New Wave of Malware Targets Unpatched Microsoft Office

Office Exploit Featured

Usually, when someone discovers an exploit for a program, a hotfix is released to patch it. This lifecycle gives these exploits a relatively short lifespan between its discovery and its fix. As such, it’s very unusual for an old flaw for a popular program to still be making the rounds, especially after a patch is released to fix it.

This is why it’s so notable that an old exploit of Microsoft Office is still circling the Internet. It even became the third most prevalent attack in 2018. The problem is, this exploit was fixed back in 2017, and it’s still doing damage to this day!

What Is the Exploit?

Office Exploit Code

The exploit has the somewhat hard-to-say name “CVE-2017-11882.” It exploited a part of Office which didn’t correctly handle the memory given to it; Using this exploit, a hacker could force Office to run the code. Even worse, if the victim had administrative rights, the exploit could be used to take control of the computer itself.

For the exploit to attack a copy of Office, the hacker needs to convince a user to open an infected file within Word. This means that exploit spreads best through scams that make the user curious enough to open the infected text file. The hackers can set up fake websites that contain the document and claim it’s a vital document or send out emails asking the user to download the file – typically by claiming it’s imperative to read now.

How Does the New Exploit Campaign Work?

This new wave of attacks see emails being sent out in a European language, with an RTF file attached to them. If the user downloads and opens the file, it executes code that downloads and runs scripts. These scripts open a backdoor within Office, which then opens up a connection to a command center.

Why Is It Back?

Office Exploit Hacker

As for why the attackers are repeating an exploit that was “fixed” in 2017, it’s uncertain what inspired this specific wave of attacks. It may be due to how attacks of this nature are still successful two years after the fix release date, and as such are a “safe bet” for hackers to target.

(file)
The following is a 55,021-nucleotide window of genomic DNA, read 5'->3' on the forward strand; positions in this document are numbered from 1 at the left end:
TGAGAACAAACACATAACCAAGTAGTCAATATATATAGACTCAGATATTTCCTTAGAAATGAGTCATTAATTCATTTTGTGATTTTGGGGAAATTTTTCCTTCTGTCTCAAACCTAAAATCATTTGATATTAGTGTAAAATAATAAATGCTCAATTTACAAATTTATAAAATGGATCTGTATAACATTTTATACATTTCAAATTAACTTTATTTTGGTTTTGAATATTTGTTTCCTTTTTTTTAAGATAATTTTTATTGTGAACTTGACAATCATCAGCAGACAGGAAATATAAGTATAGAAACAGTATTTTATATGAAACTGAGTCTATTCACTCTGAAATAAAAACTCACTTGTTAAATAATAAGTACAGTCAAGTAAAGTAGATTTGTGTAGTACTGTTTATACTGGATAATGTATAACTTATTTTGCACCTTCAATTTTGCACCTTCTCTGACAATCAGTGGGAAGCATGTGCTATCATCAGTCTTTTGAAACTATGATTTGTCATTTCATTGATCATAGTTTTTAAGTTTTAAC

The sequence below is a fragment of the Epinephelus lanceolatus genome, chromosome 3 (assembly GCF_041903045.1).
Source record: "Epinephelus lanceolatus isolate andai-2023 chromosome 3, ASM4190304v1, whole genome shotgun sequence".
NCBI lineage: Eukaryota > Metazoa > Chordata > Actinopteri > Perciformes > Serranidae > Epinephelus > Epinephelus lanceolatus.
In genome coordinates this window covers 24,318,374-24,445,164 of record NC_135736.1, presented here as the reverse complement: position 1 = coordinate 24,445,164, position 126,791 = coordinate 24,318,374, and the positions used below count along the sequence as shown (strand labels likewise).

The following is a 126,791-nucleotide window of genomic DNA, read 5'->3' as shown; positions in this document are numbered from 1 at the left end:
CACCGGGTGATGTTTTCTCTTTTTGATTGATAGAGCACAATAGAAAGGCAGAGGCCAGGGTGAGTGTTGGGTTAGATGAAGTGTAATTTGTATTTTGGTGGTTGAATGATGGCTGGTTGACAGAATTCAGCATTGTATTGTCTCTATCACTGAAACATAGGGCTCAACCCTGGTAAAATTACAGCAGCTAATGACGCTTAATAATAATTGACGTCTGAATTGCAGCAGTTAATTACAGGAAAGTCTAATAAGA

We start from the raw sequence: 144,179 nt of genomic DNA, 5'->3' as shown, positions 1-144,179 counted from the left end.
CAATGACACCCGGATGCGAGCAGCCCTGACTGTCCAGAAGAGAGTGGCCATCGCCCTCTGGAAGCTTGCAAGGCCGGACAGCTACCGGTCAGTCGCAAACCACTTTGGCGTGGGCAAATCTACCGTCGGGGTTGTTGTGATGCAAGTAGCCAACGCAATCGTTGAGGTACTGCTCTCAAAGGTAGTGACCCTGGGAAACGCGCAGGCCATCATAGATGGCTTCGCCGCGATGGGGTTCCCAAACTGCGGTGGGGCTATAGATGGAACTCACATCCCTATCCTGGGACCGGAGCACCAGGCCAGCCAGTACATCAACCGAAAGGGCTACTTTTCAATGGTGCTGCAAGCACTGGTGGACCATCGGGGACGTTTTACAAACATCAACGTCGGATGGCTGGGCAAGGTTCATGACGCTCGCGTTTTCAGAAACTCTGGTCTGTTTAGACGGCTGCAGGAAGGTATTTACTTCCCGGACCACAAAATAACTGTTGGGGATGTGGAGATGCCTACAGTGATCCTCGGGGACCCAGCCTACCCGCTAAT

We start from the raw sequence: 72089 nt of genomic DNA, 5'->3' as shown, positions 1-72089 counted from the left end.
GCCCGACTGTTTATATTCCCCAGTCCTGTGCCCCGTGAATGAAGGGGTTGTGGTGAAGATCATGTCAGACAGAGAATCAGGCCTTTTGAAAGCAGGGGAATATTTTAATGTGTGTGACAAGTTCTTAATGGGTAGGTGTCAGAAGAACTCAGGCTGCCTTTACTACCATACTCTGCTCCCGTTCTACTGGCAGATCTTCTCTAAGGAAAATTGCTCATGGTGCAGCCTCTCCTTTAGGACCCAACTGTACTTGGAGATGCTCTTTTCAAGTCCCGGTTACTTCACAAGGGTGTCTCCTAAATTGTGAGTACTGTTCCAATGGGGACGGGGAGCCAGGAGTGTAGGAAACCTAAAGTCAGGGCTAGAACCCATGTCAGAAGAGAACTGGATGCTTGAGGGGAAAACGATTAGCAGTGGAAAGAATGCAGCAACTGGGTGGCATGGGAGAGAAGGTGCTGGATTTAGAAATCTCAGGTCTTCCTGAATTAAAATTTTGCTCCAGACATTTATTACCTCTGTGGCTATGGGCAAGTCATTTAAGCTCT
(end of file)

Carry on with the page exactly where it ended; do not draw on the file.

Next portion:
“The CVE-2017-11882 vulnerability was fixed in 2017, but to this day, we still observe the exploit in attacks,” said Microsoft on their Twitter account. “Notably, we saw increased activity in the past few weeks. We strongly recommend applying security updates.”

How to Fix the Exploit

As the tweet above mentioned, the fix has been available for years. Unfortunately, this fix wasn’t fully rolled out, even to this day. There’s the potential for a debate on whether this is Microsoft’s fault for not distributing the fix “properly” or the user’s for skipping over this update that’s been ready for two years. But all that matters now is that you should update your Office software immediately.

To do this, open an Office application like Word. On the top menu click on “Help,” then “Check for Updates.” Office should then search for and download any missing updates, including the fix for the above problem if you don’t have it already.

Old Hacks Die Hard

The recent wave of Office-based attacks is an odd one, as it’s a problem that “should have” gone away two years ago. If you can’t remember the last time you updated Office, give it a quick check to make sure you have the patch.

What’s the best way to stop these old exploits from repeatedly occurring within software? Let us know below.

One comment

  1. “The CVE-2017-11882 vulnerability was fixed in 2017″
    Either Microsoft did not fix the problem properly in 2017 or the users are not updating their systems. I would suspect the former because Microsoft supposedly made updates mandatory, i.e. sooner or latter, MS will force-update a user’s system, whether he likes it or not, whether he wants to or not.

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